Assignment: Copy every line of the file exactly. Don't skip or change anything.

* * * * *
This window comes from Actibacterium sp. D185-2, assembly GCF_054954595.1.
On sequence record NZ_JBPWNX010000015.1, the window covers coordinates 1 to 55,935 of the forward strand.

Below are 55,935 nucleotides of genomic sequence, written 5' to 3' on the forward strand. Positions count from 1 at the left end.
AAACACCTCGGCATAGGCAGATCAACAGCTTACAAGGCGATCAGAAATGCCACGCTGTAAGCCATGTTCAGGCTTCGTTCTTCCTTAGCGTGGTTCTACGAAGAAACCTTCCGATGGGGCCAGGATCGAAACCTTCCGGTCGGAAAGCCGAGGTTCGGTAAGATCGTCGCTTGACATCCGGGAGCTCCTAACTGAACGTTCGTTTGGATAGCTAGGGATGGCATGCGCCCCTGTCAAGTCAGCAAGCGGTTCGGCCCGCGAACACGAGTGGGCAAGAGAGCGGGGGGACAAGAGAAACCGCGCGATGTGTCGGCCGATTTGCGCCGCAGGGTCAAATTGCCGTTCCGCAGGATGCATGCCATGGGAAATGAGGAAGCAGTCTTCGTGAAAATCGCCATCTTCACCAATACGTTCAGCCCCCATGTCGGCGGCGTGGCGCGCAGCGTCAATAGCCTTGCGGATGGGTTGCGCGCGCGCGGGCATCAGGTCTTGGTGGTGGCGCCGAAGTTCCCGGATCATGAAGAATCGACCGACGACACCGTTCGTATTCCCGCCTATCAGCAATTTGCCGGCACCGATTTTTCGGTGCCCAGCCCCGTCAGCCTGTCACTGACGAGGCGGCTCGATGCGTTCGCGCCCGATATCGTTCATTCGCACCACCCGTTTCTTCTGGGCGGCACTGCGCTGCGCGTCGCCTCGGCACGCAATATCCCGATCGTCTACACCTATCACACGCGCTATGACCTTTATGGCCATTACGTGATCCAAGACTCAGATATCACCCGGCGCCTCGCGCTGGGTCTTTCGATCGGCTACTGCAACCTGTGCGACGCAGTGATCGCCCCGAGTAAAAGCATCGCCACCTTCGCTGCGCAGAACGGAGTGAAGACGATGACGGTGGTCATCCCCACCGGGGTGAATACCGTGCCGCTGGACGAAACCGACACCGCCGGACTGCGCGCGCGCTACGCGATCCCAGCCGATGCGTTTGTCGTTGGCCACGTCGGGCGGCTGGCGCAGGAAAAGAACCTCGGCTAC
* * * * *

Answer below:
This window comes from Actibacterium sp. D185-2, assembly GCF_054954595.1.
On sequence record NZ_JBPWNX010000015.1, the window covers coordinates 1 to 55,935 of the forward strand.

Below are 55,935 nucleotides of genomic sequence, written 5' to 3' on the forward strand. Positions count from 1 at the left end.
AAACACCTCGGCATAGGCAGATCAACAGCTTACAAGGCGATCAGAAATGCCACGCTGTAAGCCATGTTCAGGCTTCGTTCTTCCTTAGCGTGGTTCTACGAAGAAACCTTCCGATGGGGCCAGGATCGAAACCTTCCGGTCGGAAAGCCGAGGTTCGGTAAGATCGTCGCTTGACATCCGGGAGCTCCTAACTGAACGTTCGTTTGGATAGCTAGGGATGGCATGCGCCCCTGTCAAGTCAGCAAGCGGTTCGGCCCGCGAACACGAGTGGGCAAGAGAGCGGGGGGACAAGAGAAACCGCGCGATGTGTCGGCCGATTTGCGCCGCAGGGTCAAATTGCCGTTCCGCAGGATGCATGCCATGGGAAATGAGGAAGCAGTCTTCGTGAAAATCGCCATCTTCACCAATACGTTCAGCCCCCATGTCGGCGGCGTGGCGCGCAGCGTCAATAGCCTTGCGGATGGGTTGCGCGCGCGCGGGCATCAGGTCTTGGTGGTGGCGCCGAAGTTCCCGGATCATGAAGAATCGACCGACGACACCGTTCGTATTCCCGCCTATCAGCAATTTGCCGGCACCGATTTTTCGGTGCCCAGCCCCGTCAGCCTGTCACTGACGAGGCGGCTCGATGCGTTCGCGCCCGATATCGTTCATTCGCACCACCCGTTTCTTCTGGGCGGCACTGCGCTGCGCGTCGCCTCGGCACGCAATATCCCGATCGTCTACACCTATCACACGCGCTATGACCTTTATGGCCATTACGTGATCCAAGACTCAGATATCACCCGGCGCCTCGCGCTGGGTCTTTCGATCGGCTACTGCAACCTGTGCGACGCAGTGATCGCCCCGAGTAAAAGCATCGCCACCTTCGCTGCGCAGAACGGAGTGAAGACGATGACGGTGGTCATCCCCACCGGGGTGAATACCGTGCCGCTGGACGAAACCGACACCGCCGGACTGCGCGCGCGCTACGCGATCCCAGCCGATGCGTTTGTCGTTGGCCACGTCGGGCGGCTGGCGCAGGAAAAGAACCTCGGCTAC